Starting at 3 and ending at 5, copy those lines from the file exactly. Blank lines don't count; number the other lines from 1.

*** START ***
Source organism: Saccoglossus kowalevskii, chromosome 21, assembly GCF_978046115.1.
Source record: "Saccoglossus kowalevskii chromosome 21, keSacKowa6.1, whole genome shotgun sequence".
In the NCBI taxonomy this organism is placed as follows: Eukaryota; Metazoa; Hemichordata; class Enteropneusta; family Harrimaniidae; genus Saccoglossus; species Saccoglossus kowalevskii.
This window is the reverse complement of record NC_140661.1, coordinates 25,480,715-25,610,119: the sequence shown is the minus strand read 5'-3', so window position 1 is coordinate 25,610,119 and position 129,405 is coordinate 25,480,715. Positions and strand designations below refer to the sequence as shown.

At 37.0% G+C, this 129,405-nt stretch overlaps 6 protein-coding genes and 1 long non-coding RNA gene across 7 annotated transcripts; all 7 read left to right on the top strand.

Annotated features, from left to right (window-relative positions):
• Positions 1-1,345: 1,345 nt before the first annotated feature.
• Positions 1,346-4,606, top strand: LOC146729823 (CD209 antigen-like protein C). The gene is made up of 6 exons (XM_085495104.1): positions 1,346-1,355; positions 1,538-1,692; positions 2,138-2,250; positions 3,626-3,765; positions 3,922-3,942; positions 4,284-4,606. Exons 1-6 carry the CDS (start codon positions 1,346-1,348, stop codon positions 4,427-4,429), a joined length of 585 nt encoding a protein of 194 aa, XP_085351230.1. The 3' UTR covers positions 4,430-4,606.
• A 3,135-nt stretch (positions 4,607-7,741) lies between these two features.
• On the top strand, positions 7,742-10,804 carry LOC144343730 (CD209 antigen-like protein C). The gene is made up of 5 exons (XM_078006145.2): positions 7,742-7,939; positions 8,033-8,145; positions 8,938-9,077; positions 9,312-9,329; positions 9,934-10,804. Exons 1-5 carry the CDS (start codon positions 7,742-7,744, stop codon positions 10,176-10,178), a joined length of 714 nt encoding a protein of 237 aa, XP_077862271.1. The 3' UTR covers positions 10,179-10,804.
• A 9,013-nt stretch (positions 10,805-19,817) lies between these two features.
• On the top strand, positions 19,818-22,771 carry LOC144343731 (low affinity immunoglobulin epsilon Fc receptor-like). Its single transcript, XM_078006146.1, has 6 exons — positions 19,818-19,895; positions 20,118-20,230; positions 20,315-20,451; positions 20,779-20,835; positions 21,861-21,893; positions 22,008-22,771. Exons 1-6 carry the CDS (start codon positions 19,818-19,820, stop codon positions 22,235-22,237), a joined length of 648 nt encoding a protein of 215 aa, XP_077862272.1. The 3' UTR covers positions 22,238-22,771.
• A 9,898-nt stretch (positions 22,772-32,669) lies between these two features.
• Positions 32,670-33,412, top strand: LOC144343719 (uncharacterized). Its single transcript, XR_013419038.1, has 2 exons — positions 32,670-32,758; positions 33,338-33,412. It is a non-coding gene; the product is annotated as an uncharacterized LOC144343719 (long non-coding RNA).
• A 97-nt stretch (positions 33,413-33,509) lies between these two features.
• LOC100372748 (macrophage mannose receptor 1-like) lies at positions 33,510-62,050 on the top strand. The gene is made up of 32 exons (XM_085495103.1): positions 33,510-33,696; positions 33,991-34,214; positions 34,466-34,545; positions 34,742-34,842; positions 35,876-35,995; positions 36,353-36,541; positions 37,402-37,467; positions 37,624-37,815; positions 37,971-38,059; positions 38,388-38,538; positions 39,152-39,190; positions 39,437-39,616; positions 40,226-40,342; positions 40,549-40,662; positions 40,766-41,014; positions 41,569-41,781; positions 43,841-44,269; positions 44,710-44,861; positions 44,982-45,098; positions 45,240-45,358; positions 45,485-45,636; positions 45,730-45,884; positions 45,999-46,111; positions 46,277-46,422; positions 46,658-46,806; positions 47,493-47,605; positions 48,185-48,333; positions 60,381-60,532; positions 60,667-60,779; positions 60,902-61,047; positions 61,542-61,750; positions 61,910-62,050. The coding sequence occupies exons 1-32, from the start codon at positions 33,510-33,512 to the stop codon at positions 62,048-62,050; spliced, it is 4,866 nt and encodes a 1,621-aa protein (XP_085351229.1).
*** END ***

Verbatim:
In the NCBI taxonomy this organism is placed as follows: Eukaryota; Metazoa; Hemichordata; class Enteropneusta; family Harrimaniidae; genus Saccoglossus; species Saccoglossus kowalevskii.
This window is the reverse complement of record NC_140661.1, coordinates 25,480,715-25,610,119: the sequence shown is the minus strand read 5'-3', so window position 1 is coordinate 25,610,119 and position 129,405 is coordinate 25,480,715. Positions and strand designations below refer to the sequence as shown.

At 37.0% G+C, this 129,405-nt stretch overlaps 6 protein-coding genes and 1 long non-coding RNA gene across 7 annotated transcripts; all 7 read left to right on the top strand.